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Fly fishing is in its elementary form quite easy. In less than an hour, a beginner will be able to make a cast of about 15 meters and with a bit of luck catch his first fish on the fly. But which fly? As a young man, I once visited a stream after having read an article by a renowned fishing writer. The particular fly he regarded as essential was complicated to tie, and since the material was hard to come by, I had to go without. With no real hope, I made my first cast. And quite unexpectedly my rod bent over and a fish came bouncing across the stream, well hooked and with lots of fighting spirit. The rest of my week at the stream turned into a triumph. I caught fish every day, met lots of nice people who also caught fish every day and I left by the end of the week with minimal faith in experts and their advices, After an experience like this it is easy to reach the conclusion that it does not matter which fly you use. That is not true, of course.
It is an undeniable fact that certain fishermen normally catch more fish than others. Not many more, perhaps two or three a day. The reasons for that are several, but the choice of fly is important, sometimes absolutely essential. Not all successful flies are born out of a logical thought, but quite often, there is a well-founded idea behind the pattern. This is the story of the first Muddler.
In 1948, Don
Gapen guide and fly tier from Anoka, Minnesota, was on a fishing trip in
Canada. The place was Nipigon River in the state of Ontario. One night,
walking along the river, he met a group of Indians of the Ojibway tribe.
They carried lanterns, and asked about their errand they explained that they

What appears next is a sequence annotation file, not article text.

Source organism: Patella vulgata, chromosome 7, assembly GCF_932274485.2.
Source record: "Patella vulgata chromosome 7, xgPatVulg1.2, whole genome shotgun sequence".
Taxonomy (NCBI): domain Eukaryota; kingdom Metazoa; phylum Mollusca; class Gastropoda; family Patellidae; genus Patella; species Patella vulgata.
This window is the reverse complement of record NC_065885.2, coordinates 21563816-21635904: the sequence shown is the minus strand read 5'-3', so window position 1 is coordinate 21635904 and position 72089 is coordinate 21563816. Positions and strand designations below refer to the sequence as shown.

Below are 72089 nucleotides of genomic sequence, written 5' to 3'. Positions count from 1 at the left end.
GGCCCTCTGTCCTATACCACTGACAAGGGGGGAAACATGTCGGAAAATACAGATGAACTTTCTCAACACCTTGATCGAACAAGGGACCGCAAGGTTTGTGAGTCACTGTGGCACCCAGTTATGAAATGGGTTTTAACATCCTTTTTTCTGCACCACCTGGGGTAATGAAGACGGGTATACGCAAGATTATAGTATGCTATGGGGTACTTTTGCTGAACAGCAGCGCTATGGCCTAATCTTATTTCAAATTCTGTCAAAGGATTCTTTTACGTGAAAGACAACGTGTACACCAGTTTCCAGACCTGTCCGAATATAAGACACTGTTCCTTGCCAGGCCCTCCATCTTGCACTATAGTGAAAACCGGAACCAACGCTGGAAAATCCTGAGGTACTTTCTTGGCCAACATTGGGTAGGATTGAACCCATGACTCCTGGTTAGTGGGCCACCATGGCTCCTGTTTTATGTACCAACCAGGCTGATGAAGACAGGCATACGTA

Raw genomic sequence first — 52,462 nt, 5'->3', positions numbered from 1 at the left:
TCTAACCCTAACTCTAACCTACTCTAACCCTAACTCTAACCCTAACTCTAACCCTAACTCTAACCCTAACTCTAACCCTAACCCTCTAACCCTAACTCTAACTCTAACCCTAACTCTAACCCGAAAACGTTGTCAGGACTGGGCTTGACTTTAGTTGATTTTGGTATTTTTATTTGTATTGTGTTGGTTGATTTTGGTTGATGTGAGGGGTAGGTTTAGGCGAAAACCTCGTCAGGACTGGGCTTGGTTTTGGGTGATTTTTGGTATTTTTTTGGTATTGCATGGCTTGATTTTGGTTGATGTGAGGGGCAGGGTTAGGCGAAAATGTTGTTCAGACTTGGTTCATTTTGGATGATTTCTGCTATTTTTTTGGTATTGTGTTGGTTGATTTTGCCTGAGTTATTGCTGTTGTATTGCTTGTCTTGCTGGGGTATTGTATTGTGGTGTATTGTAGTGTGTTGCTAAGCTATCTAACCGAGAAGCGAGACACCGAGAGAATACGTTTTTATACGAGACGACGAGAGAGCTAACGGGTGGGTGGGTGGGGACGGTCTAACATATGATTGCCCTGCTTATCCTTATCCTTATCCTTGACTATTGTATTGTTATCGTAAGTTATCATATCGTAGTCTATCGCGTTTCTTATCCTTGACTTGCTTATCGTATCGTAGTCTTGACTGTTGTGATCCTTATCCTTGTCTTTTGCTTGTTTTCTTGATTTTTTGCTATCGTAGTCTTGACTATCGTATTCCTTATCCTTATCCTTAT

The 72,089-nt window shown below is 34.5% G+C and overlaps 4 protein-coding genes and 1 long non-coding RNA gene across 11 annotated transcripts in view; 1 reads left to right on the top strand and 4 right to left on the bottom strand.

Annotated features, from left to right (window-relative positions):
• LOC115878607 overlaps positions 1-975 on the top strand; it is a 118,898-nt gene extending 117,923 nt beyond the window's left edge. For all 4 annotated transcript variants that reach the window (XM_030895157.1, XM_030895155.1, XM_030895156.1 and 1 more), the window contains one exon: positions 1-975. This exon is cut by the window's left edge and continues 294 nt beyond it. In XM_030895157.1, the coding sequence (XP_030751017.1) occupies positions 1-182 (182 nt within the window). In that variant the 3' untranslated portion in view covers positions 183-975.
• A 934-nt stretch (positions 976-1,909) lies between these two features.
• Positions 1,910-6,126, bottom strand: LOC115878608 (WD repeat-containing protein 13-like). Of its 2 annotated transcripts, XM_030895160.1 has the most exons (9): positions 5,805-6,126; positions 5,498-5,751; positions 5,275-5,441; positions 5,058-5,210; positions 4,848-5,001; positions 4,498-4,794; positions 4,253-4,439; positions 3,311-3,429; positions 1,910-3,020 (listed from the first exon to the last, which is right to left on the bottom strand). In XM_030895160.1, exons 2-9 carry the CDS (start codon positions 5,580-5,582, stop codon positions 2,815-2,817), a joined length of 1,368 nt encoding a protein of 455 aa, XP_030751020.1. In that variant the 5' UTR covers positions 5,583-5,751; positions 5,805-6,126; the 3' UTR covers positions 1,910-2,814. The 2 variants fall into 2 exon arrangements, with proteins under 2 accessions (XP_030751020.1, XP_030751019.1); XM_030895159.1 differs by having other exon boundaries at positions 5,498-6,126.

were after a certain fish to use for bait.
Paralyzed by the strong light the tiny creatures were speared with the help of ordinary table forks. One of the Indians showed his catch, a little bullhead named Muddler by the locals. The best bait for big trout, he claimed. The bullhead in the picture is for obvious reasons not from Nipigon River, but from one of my woodland streams.
for a specimen and returning home, he placed the fish on his workbench in
order to create an imitation. For the big head, he chose body fur from deer
that gave the volume he wanted to attain. The world's first Muddler was bushy
creation with a rather crude head and a wing where two sections of turkey
feather sections encircled a bunch of straggling wolf’s hair.
In spite of
the peculiar appearance, the fly was a success from the start. Don Gapen
found that it not only had a strong attraction to fish of the salmon
species. Also bass, walleye, pike, grayling and divers types of so-called
sunfish responded to the pattern. Even salt-water fish like snook, bonefish,
bonito and shark were caught on Muddlers.
short time, the Muddler became enormously popular in the US, but it took a
long time before it was appreciated in Sweden. When Nils Färnström, in the
beginning of the 1960's, made a fishing trip to Kashmir he was advised by
his “shikaris” to use a Muddler, which they regarded almost infallible. That
same year Nils, with no intention to use them for fishing, had bought a few
Muddlers mostly as curios.